Against such a background, the attempts to hold individuals, whether acting on behalf of governments or insurgencies, individually accountable for war crimes is treated as a core element of global justice. Since the International Criminal Court (ICC) was established in 2002, an institutional mechanism exists on a global level by which to apply international criminal law in an objective and authoritative manner. Further there exists convincing proof that horrifying atrocities have been committed in the course of the Syrian civil war, principally by the government and armed forces of Syria, and to a far lesser extent by various factions among the fragmented opposing rebel forces. In these circumstances, it would certainly seem appropriate to charge both Syrian government officials, including military commanders, and members of the insurgent opposition, with such crimes.

 

            France presented a resolution to the UN Security Council on 22 May calling upon the ICC to investigate allegations of war crimes in Syria, and to proceed with prosecutions to the extent possible. The resolution was supported by a 13-2 vote, yet it failed to pass because the two dissenting votes were cast by Russia and China, countries enjoying a right of veto. As might be expected, there have been angry explanations of the result given by both sides. According to the Russian delegate, the French initiative was nothing more than ‘a publicity stunt’ that would hamper, or even preclude, the difficult search for a diplomatic end to the strife. The Western reaction, significantly endorsed by the UN Secretary General’s office, declared that such a use of the veto was ‘irresponsible,’ even ‘disgraceful.’ It amounted to a de facto grant of impunity to the worst perpetrators of state crime active on the planet at this time.

 

            I believe that both of these contrasting reactions are understandable, and can be given a qualified endorsement despite seeming to contradict one another. The Russian reaction reflects a view that the main motivations for such a resolution is to weaken the legitimacy of the Damascus regime in the midst of an unresolved struggle for control of the country, and in this sense is better interpreted geopolitically as an irresponsible propaganda move rather than as a genuine attempt to promote criminal justice. As well, it has been Moscow’s insistence all along that the only way to end the violence in Syria is by way of diplomatic compromise. Thus, any attempt to indict Syrian leaders as war criminals while the fighting persists weakens the already dim prospects of resolving the conflict by diplomacy. It gives Assad and other Syrian leaders, the circle of those that likely would have been indicted, strong incentives to rely on combat rather than take their chances with diplomacy.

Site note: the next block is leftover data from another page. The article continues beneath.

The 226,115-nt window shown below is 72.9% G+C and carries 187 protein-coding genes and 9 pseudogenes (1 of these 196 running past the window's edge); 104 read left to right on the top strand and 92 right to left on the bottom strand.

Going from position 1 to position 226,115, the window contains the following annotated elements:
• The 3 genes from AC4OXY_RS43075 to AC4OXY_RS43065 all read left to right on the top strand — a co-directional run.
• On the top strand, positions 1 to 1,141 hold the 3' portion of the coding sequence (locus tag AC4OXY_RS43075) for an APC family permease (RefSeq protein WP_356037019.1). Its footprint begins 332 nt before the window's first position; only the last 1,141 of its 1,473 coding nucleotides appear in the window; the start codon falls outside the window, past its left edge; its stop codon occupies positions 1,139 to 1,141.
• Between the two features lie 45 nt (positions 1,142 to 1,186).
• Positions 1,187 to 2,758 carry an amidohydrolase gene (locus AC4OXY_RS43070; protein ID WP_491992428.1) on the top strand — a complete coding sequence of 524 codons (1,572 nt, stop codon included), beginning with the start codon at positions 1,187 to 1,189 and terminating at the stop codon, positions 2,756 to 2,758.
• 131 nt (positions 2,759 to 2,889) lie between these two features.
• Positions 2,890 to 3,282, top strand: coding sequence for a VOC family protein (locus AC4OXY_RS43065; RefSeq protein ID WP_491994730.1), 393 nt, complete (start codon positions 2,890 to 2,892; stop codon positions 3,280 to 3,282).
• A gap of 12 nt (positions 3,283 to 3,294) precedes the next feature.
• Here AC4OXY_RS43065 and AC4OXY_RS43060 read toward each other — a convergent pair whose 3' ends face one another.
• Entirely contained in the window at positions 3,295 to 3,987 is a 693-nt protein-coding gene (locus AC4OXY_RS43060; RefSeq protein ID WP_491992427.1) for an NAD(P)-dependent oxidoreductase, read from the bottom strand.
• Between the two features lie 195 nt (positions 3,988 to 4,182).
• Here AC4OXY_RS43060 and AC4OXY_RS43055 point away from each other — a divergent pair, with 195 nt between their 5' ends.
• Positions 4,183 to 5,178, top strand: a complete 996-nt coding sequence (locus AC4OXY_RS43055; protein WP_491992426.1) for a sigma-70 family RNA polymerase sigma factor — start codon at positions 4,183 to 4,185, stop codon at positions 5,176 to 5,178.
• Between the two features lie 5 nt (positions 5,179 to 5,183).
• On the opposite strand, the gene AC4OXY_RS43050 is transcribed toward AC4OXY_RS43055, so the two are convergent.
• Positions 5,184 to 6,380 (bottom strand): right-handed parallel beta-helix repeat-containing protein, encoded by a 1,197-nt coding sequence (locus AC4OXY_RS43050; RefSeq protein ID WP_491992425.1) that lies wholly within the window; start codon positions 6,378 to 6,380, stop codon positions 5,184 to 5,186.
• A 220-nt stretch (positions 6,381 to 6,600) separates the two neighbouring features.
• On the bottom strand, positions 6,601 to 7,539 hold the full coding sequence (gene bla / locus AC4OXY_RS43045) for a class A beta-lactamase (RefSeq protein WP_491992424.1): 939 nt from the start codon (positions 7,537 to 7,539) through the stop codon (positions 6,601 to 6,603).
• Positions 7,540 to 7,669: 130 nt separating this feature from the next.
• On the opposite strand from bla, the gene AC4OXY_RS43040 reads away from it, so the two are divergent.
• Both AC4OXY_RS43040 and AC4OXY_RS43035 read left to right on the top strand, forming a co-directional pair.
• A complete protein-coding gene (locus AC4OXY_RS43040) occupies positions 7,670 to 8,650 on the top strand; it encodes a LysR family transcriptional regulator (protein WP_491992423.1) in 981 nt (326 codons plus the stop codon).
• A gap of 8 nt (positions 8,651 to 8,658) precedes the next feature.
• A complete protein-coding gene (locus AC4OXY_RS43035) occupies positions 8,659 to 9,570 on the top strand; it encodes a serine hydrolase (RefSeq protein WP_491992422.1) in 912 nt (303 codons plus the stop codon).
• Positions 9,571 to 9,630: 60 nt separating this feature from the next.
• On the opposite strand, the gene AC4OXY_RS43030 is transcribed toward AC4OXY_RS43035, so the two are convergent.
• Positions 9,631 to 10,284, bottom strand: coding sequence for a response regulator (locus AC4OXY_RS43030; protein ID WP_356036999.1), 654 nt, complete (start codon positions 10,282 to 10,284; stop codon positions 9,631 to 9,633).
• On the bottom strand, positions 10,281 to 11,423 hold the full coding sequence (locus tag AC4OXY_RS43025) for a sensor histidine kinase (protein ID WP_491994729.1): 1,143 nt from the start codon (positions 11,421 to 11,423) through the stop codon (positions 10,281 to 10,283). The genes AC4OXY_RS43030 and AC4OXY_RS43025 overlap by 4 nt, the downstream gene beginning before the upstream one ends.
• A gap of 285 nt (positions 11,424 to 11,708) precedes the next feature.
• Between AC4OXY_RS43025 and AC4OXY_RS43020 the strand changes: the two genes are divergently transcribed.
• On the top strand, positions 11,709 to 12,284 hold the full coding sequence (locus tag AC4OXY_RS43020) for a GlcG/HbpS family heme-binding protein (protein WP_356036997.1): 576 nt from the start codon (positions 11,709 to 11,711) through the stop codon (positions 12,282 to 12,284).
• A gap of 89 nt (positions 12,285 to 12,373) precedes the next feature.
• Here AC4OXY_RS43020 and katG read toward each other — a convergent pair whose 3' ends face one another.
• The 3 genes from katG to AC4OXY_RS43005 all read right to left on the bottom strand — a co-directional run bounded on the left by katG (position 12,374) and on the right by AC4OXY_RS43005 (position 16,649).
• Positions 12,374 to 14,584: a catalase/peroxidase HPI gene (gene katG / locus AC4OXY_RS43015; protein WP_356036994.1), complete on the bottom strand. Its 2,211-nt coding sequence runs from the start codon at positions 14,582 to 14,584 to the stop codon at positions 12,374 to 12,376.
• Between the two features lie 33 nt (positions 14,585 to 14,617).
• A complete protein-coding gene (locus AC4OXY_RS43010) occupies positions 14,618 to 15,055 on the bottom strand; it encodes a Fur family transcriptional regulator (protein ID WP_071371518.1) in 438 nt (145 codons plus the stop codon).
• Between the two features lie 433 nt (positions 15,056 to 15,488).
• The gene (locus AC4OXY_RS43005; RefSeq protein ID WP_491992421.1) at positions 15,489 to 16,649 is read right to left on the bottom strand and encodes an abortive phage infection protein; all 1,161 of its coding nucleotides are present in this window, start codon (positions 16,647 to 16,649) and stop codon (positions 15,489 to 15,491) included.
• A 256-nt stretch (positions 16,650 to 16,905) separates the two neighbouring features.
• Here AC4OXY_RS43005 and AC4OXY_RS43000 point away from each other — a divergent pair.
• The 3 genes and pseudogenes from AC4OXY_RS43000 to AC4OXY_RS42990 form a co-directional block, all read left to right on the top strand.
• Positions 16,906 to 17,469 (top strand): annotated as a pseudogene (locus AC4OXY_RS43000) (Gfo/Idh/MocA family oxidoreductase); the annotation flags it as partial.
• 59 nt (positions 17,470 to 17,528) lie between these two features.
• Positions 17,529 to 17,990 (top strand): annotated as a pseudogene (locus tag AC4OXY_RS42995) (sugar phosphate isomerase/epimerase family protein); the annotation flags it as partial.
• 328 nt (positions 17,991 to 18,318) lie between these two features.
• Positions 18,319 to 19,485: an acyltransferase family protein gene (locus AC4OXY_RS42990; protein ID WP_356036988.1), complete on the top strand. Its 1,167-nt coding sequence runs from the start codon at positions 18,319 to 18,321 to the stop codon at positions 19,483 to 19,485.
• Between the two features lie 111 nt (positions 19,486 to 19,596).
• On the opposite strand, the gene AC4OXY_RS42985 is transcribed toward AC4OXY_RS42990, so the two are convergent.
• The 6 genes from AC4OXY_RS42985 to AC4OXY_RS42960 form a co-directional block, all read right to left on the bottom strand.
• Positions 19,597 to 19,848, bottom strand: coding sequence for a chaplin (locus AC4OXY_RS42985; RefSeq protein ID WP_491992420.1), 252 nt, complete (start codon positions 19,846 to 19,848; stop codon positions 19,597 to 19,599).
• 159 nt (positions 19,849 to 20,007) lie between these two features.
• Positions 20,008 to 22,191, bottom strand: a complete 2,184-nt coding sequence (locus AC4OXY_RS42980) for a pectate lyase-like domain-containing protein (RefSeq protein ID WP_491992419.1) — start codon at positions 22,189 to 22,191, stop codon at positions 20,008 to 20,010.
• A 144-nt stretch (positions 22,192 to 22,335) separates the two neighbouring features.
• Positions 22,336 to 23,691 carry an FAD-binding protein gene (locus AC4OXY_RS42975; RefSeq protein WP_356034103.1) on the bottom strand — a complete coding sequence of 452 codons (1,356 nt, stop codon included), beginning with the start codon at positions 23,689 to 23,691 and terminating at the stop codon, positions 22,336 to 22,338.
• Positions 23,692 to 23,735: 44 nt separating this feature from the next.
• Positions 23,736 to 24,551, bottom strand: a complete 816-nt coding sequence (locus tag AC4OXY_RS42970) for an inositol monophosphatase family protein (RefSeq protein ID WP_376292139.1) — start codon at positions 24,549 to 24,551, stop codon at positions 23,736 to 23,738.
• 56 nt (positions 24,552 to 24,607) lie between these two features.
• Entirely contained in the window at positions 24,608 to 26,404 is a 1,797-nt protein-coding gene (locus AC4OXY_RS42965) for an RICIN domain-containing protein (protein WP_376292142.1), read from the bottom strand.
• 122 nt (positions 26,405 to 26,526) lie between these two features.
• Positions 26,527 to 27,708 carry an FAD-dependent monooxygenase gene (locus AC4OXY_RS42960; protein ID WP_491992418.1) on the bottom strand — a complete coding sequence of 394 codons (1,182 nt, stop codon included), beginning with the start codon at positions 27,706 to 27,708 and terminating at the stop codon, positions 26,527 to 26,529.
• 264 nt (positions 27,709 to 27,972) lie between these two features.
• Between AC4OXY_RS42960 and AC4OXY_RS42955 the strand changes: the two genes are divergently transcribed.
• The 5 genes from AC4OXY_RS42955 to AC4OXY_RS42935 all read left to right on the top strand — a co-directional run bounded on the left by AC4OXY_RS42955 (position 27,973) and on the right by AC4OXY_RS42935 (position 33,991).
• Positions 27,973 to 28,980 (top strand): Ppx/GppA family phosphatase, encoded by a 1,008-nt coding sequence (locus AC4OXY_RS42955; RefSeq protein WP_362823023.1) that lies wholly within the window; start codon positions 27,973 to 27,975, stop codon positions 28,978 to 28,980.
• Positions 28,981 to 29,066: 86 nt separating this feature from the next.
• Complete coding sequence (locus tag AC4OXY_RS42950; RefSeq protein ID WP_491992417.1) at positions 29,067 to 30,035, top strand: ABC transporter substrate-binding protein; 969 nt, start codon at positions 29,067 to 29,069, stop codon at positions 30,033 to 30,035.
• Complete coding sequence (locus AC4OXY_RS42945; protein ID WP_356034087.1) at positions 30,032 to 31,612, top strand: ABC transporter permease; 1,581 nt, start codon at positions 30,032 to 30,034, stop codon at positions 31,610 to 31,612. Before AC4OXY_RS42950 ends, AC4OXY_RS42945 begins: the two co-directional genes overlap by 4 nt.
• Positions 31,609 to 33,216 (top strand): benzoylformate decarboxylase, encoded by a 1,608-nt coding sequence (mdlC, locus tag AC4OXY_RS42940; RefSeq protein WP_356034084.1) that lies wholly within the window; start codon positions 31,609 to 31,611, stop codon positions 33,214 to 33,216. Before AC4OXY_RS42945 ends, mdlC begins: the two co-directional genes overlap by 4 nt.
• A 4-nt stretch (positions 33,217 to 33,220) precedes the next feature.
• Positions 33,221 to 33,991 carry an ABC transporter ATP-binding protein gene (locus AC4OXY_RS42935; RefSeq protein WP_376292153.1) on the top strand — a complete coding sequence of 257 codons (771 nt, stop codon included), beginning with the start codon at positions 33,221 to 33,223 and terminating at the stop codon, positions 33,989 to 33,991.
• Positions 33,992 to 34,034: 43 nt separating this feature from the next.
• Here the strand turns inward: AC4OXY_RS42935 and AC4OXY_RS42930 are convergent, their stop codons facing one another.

The French approach, strongly supported by the Western powers, especially the United States, focuses on the clear evidence of criminality attributable to the Damascus regime. Such behavior deserves to be formally criminalized, and the fact that the Assad regime remains in power enhances the urgency of doing so. There is no need to look beyond these facts, and taking such action may increase the pressure on the Syrian government to seek accommodation.

 

            Further along these lines, the argument that recourse to the ICC will end diplomatic efforts to end the violence is specious. Conventional diplomacy has been given many chances, and has failed. They claim that diplomacy has been repeatedly tried and failed, including reliance at the highest levels on the good offices of the UN and Arab League through the determined efforts by Special Envoys, first, Kofi Annan and the Lakhdar Brahimi. To act as if diplomacy might succeed in the future is mainly a diversionary tactic to discourage taking immediate steps that might bring the war to an end in ways that are helpful to the aspirations of the majority of Syrians. The supporters of the French resolution argue that activating the ICC will produce public indignation, swing support to the insurgent side, and produce a more politically and morally desirable end game to the conflict by discrediting the Damascus regime and empowering the opposition within Syria, the region, and the world. There are many uncertainties exposed by this debate. It is difficult to reach a clear conclusion as to which side is more persuasive, but there are a series of considerations that should be taken into account, and add weight to those who voice skepticism about the French initiative.

 

            Motivation. There are reasons to think that this effort at this time is mainly an expression of frustration and desperation, and as such a misuse of the ICC by Western powers. True, the crimes of the insurgent rebels as well as those of the Syrian government were included in the proposed resolution, but the motivation was to delegitimize the Damascus government. Yet the rationale for initiating a criminal investigation directed at the leadership of all participants in the midst of a civil war for the control of the country seems like a misdirected move that is made in the face of the failure of earlier Western efforts to intervene sufficiently on the insurgent side .to produce regime change